2. Natural language processing: *Natural-Language Processing (CS 224N/Linguist 280)* or From Languages to Information (CS 124/Linguist 180) (but not both); *Speech Recognition and Synthesis (CS 224S/Linguist 285)*; *Natural Language Understanding (CS 224U/Linguist 188/288)*.
    3. Learning: *Machine Learning (CS 229)*; Approximate Dynamic Programming (MS&E 339); Modern Applied Statistics: Learning (Stat 315A); Modern Applied Statistics: Data Mining (Stat 315B).
    4. Robotics and vision: *Introduction to Robotics (CS 223A)*; *Introduction to Computer Vision (CS 223B)*; Experimental Robotics (CS 225A); Robot Programming Laboratory (CS 225B); *Statistical Techniques in Robotics (CS 226)*, *Motion Planning (CS 326A)*.
    5. Additional topics: *Multi-agent Systems (CS 224M)*; General Game Playing (CS 227B); Topics in Artificial Intelligence (CS 329) [with approval of advisor]; Introduction to Biomedical Informatics: Fundamental Methods (CS 270/Biomedin 210); Introduction to Biomedical Informatics: Biomedical Systems Engineering (CS 271/Biomedin 211); Representations and Algorithms for Computational Molecular Biology (CS 274/BioE 214/Biomedin 214/Gene 214); Phenomenological Foundations of Cognition, Language, and Computation (CS 378).
    6. Mathematical foundations: Game Theory and Economic Applications (Econ 160); Introduction to Linear Dynamic Systems (EE 263); Convex Optimization (EE 364A/B); Information Theory (EE 376A/B); Computability and Logic (Phil 152) [if not taken for the core]; Stochastic Decision Models (MS&E 251); Introduction to Control Design Techniques (Engr 205); Analysis and Control of Nonlinear Systems (Engr 209A); Linear Algebra and Matrix Theory (Math 113); Mathematical Methods for Robotics, Vision, and Graphics (CS205A); Introduction to Automata and Complexity Theory (CS154) [if not taken for the core].

THE UNCERTAIN LIFE OF THE QUANTUM MONAD

BY JAMES MORRIS

Abstract: The Uncertain Life of the Quantum Monad by James Morris.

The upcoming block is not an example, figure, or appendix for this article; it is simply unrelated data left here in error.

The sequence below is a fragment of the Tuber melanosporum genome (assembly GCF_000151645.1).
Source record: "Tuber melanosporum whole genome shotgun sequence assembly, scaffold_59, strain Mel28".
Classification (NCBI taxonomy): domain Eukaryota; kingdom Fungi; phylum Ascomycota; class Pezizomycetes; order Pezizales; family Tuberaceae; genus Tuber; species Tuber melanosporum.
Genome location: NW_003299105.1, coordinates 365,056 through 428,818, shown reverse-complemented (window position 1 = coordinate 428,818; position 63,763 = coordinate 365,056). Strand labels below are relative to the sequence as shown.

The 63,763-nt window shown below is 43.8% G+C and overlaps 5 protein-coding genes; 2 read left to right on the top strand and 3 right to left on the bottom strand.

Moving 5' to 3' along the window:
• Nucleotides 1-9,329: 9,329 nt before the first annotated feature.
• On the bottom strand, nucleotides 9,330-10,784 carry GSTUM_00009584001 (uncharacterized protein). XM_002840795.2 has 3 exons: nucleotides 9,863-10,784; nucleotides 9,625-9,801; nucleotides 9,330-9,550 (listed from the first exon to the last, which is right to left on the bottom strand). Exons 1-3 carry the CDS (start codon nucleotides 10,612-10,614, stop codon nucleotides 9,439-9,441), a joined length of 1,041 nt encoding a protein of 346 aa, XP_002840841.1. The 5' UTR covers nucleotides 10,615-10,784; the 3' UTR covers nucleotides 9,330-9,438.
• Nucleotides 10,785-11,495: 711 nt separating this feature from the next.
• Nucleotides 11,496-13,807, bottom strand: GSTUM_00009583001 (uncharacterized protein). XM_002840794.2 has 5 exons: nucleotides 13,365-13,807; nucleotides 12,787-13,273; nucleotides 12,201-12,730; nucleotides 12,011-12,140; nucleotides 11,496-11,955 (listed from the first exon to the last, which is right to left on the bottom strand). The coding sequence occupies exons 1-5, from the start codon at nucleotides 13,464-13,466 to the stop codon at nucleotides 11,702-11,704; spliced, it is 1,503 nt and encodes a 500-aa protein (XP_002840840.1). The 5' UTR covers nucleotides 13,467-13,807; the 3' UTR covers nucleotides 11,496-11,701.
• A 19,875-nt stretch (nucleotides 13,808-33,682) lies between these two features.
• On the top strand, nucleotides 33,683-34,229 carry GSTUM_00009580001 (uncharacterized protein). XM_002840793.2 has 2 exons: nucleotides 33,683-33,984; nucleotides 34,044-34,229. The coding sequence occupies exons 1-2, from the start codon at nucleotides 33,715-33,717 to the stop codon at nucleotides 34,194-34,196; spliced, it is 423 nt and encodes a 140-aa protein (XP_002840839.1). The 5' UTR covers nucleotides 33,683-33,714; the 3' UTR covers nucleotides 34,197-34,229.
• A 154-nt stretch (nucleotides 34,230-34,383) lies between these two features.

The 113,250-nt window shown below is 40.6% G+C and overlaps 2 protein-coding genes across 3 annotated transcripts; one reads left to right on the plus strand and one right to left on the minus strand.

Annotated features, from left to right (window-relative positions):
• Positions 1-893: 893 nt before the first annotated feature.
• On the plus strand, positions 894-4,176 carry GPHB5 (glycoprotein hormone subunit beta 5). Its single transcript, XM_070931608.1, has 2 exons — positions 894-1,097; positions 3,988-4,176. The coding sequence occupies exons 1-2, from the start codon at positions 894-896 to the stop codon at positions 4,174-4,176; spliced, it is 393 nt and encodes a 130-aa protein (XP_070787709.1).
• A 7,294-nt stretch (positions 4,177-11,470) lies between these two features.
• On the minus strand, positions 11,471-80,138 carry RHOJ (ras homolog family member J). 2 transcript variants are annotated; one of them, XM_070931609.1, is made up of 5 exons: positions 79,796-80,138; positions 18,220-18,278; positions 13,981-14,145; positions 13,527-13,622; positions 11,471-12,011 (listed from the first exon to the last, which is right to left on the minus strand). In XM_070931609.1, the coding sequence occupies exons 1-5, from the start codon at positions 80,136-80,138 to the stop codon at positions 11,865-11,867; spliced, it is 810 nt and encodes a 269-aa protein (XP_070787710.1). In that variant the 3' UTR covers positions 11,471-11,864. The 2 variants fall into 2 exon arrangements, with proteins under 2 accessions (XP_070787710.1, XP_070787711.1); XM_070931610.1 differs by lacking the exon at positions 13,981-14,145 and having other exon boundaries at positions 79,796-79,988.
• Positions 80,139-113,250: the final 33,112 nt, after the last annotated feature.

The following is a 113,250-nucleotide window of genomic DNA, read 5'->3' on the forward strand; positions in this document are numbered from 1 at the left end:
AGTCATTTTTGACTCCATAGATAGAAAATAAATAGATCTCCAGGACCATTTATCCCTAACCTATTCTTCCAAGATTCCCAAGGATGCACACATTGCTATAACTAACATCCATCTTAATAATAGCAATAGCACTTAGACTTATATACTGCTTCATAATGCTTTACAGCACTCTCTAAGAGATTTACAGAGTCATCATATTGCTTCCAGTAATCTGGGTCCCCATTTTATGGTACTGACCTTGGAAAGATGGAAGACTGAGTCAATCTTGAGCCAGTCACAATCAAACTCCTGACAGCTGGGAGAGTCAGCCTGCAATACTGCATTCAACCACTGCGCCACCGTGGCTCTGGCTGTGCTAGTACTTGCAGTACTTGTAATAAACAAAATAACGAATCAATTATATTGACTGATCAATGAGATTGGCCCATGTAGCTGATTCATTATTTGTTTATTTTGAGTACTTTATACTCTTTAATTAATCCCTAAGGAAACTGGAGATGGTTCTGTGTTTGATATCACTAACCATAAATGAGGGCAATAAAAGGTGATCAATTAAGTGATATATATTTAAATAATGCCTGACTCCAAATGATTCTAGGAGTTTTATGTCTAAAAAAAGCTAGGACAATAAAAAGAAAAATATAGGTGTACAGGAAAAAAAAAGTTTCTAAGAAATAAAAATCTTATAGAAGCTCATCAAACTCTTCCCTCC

The human ability to create art poses a problem for artificial intelligence. Can computers create art? The study analyses the creative process, contrasts this to computerized systems, then argues that no current computer can replicate this process. Discussing current artificial intelligence research, the study questions whether future theories could derive more creative computing, but concludes that our lack of understanding of ourselves will always leave something indefinable.

james-morris-uncertain-life-quantum-monads

If this doesn’t terrify you…

Google’s computers OUTWIT their humans

‘Deep learning’ clusters crack coding problems their top engineers can’t

Analysis Google no longer understands how its “deep learning” decision-making computer systems have made themselves so good at recognizing things in photos.

This means the internet giant may need fewer experts in future as it can instead rely on its semi-autonomous, semi-smart machines to solve problems all on their own.

The claims were made at the Machine Learning Conference in San Francisco on Friday by Google software engineer Quoc V. Le in a talk in which he outlined some of the ways the content-slurper is putting “deep learning” systems to work. (You find out more about machine learning, a computer science research topic,here [PDF].)

“Deep learning” involves large clusters of computers ingesting and automatically classifying data, such as things in pictures. Google uses the technology for services such as Android’s voice-controlled search, image recognition, and Google translate.

The ad-slinger’s deep learning experiments caused a stir in June 2012 when a front-page New York Times article revealed that after Google fed its “DistBelief” technology with millions of YouTube videos, the software had learned to recognize the key features of cats.

A feline detector may sound trivial, but it’s the sort of digital brain-power needed to identify house numbers for Street View photos, individual faces on websites, or, say,<SKYNET DISCLAIMER> if Google ever needs to identify rebel human forces creeping through the smoking ruins of a bombed-out Silicon Valley </SKYNET DISCLAIMER>.